Realtime Optimization of MPC Setpoints using Time-Varying Extremum Seeking Control for Vapor Compression Machines

TR Image
A heat load increase of 400 W is modeled at 30, 000 s. As the cost surface changes due to the new heat load of 2300 W, the time-varying extremum seeking algorithm converges to 62.5C and 463.6 W, a region near the true optimum at 58C and 456 W.

Recently, model predictive control (MPC) has received increased attention in the HVAC community, largely due to its ability to systematically manage constraints while optimally regulating signals of interest to setpoints. For example, in a common formulation of an MPC control problem for variable compressor speed vapor compression machines, the setpoints often include the zone temperature and the evaporator superheat temperature. However, the energy consumption of vapor compression systems has been shown to be sensitive to these setpoints. Further, while superheat temperature is often preferred because it can be easily correlated to heat exchanger efficiency (and therefore cycle efficiency), direct measurement of superheat is not always available. Therefore, identifying alternate signals in the control of vapor compression machines that correlate to efficiency is desired.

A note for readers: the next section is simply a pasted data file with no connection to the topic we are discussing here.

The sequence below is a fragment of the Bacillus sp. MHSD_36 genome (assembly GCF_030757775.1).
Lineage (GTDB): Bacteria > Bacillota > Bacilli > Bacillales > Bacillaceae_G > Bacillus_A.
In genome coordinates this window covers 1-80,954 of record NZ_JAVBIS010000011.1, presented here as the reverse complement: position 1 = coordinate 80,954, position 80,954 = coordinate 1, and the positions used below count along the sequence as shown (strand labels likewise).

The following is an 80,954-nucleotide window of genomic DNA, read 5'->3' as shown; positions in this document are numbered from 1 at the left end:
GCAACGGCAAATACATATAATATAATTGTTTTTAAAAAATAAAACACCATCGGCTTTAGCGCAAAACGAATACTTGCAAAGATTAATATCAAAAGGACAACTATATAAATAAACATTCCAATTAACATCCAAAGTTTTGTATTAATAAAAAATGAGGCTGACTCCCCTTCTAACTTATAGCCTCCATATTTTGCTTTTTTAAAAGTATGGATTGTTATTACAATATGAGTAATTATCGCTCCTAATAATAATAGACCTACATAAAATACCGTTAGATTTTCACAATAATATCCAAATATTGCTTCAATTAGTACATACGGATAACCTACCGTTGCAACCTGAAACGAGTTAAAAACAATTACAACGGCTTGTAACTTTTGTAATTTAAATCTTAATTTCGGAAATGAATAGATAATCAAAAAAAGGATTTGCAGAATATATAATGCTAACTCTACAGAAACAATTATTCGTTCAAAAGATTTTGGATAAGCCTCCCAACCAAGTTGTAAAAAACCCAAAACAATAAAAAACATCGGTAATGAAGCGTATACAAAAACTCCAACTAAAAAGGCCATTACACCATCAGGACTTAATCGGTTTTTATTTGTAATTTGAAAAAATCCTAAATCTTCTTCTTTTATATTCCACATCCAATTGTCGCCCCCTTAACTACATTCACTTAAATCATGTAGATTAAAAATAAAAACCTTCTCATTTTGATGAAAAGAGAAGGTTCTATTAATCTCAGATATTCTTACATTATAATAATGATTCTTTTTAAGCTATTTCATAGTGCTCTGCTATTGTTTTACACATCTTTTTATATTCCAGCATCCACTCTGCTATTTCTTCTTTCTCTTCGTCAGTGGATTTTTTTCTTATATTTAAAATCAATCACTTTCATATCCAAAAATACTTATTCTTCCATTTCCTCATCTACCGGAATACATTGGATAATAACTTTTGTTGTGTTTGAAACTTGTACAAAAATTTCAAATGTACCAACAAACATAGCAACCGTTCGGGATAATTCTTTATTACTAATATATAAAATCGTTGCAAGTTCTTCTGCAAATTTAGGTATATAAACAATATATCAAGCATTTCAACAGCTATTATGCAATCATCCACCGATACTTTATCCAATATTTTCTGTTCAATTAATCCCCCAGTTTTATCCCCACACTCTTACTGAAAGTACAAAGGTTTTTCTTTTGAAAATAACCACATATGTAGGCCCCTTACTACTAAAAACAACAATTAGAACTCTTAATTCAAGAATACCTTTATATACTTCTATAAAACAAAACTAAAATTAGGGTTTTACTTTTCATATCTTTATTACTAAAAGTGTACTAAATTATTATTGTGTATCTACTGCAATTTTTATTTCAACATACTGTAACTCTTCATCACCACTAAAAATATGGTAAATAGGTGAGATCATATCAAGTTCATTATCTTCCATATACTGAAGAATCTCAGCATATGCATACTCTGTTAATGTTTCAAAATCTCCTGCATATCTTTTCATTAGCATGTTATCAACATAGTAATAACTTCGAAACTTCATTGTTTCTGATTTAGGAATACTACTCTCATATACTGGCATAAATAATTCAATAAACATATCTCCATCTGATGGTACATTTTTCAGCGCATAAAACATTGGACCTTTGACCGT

In this paper, we consider a model-free extremum seeking algorithm that adjusts setpoints provided to a model predictive controller. While perturbation-based extremum seeking methods have been known for some time, they suffer from slow convergence rates--a problem emphasized in application by the long time constants associated with thermal systems. Our method uses a new algorithm (time-varying extremum seeking), which has dramatically faster and more reliable convergence properties. In particular, we regulate the compressor discharge temperature using an MPC controller with setpoints selected from a model-free time-varying extremum seeking algorithm. We show that the relationship between compressor discharge temperature and power consumption is convex (a requirement for this class of realtime optimization), and use time-varying extremum seeking to drive these setpoints to values that minimize power. The results are compared to the traditional perturbation-based extremum seeking approach. Further, because the required cooling capacity (and therefore compressor speed) is a function of measured and unmeasured disturbances, the optimal compressor discharge temperature setpoint must vary according to these conditions. We show that the energy optimal discharge temperature is tracked with the time-varying extremum seeking algorithm in the presence of disturbances.